Raoul S. Concepcion, MD, FACS: You’re talking basically, in your big practice in New Jersey, are you primarily using LHRH [luteinizing hormone-releasing hormone] analogues? Do you go to complete androgen blockade?

Gordon Brown, MD: Our initial approach usually is the GnRH [gonadotropin-releasing hormone] antagonists as an initial starting therapy for these patients with biochemical recurrence. And then after 2 doses transition on to LHRH agonist therapy for their maintenance doses. We monitor these patients with a baseline testosterone prior to initiation of therapy and usually also check their testosterone within 4 months of initiation of therapy to ensure castrate levels of serum testosterone.

Raoul S. Concepcion, MD, FACS: Segueing from that, let’s talk a little bit about, because we know the goal is for testosterone suppression, get it to that “castration level.” So, Jorge, give us the background on castration levels. What’s the current definition? Where should we be going, those types of things?

Jorge Garcia, MD: I think that’s a great question, and it actually reflects on what you, Gordon, stated earlier. I think there are not great data to suggest that a testosterone level of 50, 40, 30, or 20 ng/dL is better than the next level. The standard guideline for us really is castration levels, and castration levels traditionally have been defined by a testosterone level under 50 ng/dL, period. Now, the Europeans and certainly some of the new guidelines in the United States would suggest that the lower your testosterone, the better for you with regard to outcome. But there are no prospective data comparing a level of less than 50 or less than 20 ng/dL. I would argue that there are pockets of practitioners within the United States who would say the lower the better, maybe you want to have under 12 or under 20 ng/dL. We use a supersensitive assay at the Cleveland Clinic, so we can detect levels of testosterone less than 12.

Contrary to you, to some extent, in my practice, I do not repeat and/or check testosterone levels in my patients because the likelihood of you having a primary resistant patient, if you will, to ADT whether you use LHRH agonist or antagonist therapies, is low. For younger men, maybe that would be intriguing to do, especially when you see patients who may not be able to achieve undetectability of their PSA values, but I traditionally do not follow testosterone for those patients.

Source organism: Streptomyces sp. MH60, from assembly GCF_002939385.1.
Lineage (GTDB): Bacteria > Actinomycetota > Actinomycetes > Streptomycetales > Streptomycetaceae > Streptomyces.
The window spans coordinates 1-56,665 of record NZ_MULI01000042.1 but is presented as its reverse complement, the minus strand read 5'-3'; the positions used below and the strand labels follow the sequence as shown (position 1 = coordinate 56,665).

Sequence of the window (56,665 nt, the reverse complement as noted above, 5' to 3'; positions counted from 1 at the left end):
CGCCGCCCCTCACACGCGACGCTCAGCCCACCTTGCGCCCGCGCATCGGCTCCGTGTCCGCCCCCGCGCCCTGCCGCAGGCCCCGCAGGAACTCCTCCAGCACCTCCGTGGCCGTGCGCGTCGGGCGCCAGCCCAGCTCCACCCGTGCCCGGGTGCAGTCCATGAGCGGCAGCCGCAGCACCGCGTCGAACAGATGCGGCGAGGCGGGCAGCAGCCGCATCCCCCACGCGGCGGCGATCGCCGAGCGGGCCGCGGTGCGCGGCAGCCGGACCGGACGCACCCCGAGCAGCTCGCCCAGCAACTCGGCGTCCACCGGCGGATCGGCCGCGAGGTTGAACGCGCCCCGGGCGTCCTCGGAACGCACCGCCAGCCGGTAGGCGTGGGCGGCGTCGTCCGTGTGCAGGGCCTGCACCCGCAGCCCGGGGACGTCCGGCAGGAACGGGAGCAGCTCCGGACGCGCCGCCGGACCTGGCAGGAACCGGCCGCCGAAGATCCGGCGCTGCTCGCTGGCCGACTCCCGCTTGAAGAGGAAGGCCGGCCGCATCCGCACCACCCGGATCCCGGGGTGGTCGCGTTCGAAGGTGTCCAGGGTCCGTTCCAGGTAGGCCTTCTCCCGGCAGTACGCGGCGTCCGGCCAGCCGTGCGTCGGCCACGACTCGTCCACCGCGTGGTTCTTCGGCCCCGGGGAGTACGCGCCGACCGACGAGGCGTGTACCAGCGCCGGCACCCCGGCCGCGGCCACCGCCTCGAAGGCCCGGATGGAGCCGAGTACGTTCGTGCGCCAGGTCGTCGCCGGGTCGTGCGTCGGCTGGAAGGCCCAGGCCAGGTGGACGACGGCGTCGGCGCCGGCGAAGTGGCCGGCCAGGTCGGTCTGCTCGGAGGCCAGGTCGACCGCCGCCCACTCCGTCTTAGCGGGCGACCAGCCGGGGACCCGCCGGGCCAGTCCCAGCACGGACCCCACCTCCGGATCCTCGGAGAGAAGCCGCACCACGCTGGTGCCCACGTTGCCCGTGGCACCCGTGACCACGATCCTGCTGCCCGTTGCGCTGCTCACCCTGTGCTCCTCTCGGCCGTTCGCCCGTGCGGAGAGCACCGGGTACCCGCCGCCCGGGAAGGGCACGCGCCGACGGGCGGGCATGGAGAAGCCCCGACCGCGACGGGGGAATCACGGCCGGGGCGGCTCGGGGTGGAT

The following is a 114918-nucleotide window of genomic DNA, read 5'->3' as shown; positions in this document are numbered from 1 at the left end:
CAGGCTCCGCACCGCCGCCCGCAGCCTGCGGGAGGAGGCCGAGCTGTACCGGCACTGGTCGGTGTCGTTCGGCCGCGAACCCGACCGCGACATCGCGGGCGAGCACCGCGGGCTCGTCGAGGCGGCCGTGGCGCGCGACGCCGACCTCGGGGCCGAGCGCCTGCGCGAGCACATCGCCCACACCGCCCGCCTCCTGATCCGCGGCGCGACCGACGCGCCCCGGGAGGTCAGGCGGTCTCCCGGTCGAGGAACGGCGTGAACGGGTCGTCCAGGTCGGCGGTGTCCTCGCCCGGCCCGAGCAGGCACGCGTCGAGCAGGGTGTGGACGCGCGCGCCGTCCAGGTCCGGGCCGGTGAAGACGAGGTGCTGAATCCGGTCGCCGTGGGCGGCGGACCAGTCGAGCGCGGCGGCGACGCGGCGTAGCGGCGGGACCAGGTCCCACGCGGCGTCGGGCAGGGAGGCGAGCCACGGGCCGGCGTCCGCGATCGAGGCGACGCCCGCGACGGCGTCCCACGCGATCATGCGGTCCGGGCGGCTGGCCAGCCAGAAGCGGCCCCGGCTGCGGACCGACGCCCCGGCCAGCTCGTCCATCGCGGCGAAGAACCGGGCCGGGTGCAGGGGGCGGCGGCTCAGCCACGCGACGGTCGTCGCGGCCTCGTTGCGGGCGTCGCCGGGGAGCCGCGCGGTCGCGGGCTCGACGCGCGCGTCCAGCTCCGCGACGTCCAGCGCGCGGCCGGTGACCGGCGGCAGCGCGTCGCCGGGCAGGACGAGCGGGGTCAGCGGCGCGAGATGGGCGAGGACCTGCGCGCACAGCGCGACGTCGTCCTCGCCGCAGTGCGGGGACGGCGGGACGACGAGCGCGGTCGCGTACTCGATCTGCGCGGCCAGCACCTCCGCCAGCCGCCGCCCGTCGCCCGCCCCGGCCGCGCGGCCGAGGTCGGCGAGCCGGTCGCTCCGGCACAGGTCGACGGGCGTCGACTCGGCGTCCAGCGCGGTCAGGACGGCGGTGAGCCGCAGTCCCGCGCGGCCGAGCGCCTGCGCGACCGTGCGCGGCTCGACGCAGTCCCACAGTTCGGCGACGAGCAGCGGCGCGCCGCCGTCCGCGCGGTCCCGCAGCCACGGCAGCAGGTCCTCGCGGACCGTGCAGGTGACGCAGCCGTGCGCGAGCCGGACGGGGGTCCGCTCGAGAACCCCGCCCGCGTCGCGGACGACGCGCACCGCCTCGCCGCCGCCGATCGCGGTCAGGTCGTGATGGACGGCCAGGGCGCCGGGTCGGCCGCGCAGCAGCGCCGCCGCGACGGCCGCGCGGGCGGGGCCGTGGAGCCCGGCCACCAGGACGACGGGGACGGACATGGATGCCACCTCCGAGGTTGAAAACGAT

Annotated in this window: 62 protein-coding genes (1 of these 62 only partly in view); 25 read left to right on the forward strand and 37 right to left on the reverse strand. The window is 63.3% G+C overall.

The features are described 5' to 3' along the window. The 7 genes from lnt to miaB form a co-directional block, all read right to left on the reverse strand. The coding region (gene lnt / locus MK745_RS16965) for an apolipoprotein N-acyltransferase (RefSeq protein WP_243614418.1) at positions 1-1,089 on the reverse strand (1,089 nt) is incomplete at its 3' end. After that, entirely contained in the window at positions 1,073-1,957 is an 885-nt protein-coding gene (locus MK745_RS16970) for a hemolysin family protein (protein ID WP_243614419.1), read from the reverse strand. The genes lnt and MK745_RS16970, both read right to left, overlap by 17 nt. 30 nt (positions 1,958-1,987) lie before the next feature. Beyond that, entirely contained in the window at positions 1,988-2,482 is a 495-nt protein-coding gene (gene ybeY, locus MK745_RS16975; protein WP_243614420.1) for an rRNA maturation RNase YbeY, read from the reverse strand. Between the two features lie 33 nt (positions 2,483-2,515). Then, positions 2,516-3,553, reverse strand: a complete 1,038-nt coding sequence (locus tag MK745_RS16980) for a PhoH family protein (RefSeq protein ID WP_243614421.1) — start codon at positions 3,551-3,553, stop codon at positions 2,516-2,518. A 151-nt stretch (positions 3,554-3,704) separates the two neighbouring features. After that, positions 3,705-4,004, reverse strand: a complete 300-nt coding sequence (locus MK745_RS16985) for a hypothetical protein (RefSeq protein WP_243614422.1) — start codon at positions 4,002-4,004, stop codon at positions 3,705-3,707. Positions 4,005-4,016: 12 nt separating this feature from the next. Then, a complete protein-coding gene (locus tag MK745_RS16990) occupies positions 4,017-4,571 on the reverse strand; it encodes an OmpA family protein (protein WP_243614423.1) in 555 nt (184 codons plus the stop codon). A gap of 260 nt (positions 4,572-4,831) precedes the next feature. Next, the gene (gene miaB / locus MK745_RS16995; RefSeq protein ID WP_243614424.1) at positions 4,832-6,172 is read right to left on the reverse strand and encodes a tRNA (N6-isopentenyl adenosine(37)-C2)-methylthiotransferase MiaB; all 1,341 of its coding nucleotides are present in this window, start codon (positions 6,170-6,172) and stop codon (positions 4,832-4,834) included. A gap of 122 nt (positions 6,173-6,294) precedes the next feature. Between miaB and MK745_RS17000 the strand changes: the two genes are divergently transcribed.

Now, I think it’s important also to remind ourselves that when you look at testosterone baseline, I think that’s relevant for us. Because if you take a bracket of patients in their 70s or 80s developing rising PSA or above chemical recurrence after local definitive therapy, a significant proportion of those men may in fact be hypogonadal, raising the question as to well, could they really be castration resistant from the get-go or not? I don’t think we know that yet.

And importantly as well is when you have received local definitive therapy with radiotherapy specifically, especially if you have done ADT and radiation for high-risk patients, it is imperative that you follow testosterone because you want to know when testosterone recovers, so you know if the patients are having a rising PSA, you want to ensure then that testosterone has recovered because if not, those patients are castration resistant from the get-go. And also, important to follow testosterone levels in patients who are doing intermittent therapy, that is periods on suppression and periods off therapy. Because you always want to pay attention to when testosterone recovers for those patients and what happens with the PSA over time once testosterone recovers.

Raoul S. Concepcion, MD, FACS: So, you do check a testosterone level pre-institution of ADT.

Jorge Garcia, MD: Yes.

Raoul S. Concepcion, MD, FACS: Paul, do you do that?

Paul Sieber, MD: Yes, routinely.

Raoul S. Concepcion, MD, FACS: Jahan?

Jahan Aghalar, MD: Yes, I would routinely do that as well, again to the points that Jorge very finely pointed out, to have a better idea as to whether a patient up front may already have some signal that they may be portending castration-resistant disease.



 Panelists:

  • Raoul Concepcion, MD, FACS, Vanderbilt University School of Medicine, Nashville, Tennessee
  • Jahan Aghalar, MD, Board-certified Hematologist and Oncologist, New York, New York
  • Gordon Brown, MD, Rowan University School of Osteopathic Medicine, Glassboro, New Jersey
  • Jorge Garcia, MD, Cleveland Clinic, Cleveland, Ohio; Jonathan Henderson, MD, Regional Urologist, Shreveport, Louisiana
  • Paul Sieber, MD, Penn Medicine Lancaster General Hospital, WellSpan Ephrata Community Hospital, Lancaster, Pennsylvania